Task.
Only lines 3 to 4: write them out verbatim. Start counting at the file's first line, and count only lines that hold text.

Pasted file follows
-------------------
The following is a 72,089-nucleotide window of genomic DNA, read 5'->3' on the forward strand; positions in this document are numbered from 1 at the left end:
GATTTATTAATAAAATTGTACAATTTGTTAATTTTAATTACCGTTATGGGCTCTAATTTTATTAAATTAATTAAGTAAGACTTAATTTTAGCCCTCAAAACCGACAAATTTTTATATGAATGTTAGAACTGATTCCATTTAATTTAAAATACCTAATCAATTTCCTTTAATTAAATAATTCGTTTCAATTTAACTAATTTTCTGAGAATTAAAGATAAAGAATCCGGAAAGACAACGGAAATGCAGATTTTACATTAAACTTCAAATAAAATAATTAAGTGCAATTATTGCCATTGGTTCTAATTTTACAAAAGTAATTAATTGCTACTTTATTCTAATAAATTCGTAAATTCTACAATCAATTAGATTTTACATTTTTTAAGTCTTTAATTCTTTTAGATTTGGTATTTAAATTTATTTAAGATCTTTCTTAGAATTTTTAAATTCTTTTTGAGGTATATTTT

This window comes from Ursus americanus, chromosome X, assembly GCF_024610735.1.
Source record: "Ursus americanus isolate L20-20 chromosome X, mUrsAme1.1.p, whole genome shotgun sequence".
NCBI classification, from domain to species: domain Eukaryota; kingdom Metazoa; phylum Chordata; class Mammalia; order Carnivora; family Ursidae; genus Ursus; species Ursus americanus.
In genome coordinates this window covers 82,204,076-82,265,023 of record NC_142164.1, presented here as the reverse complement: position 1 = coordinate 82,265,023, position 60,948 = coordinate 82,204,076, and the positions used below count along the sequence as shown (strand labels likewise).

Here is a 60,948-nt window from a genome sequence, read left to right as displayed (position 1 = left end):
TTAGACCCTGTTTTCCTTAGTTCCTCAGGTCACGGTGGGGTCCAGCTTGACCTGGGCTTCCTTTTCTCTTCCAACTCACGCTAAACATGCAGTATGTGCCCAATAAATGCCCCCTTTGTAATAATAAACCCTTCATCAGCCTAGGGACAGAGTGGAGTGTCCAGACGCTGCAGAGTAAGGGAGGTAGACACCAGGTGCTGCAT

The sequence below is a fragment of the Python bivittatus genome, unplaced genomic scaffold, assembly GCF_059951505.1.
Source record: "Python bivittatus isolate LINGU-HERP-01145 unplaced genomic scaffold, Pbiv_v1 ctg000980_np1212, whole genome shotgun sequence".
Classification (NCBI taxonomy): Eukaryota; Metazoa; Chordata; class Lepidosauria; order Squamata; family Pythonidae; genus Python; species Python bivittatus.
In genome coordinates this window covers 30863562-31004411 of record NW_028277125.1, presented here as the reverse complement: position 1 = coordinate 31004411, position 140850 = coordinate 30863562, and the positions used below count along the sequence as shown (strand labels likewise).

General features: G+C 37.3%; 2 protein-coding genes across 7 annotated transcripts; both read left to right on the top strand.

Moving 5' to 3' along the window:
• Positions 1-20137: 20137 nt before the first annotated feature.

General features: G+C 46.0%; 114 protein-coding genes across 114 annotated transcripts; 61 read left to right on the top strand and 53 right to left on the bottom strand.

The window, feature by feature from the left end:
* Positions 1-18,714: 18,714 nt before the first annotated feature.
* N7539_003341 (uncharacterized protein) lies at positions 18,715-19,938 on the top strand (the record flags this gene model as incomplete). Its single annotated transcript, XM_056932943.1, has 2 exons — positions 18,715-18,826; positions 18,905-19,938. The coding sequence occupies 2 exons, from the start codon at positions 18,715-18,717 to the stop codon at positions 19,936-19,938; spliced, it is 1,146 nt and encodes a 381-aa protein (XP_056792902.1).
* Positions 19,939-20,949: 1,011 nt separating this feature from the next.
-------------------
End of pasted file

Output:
This window comes from Ursus americanus, chromosome X, assembly GCF_024610735.1.
Source record: "Ursus americanus isolate L20-20 chromosome X, mUrsAme1.1.p, whole genome shotgun sequence".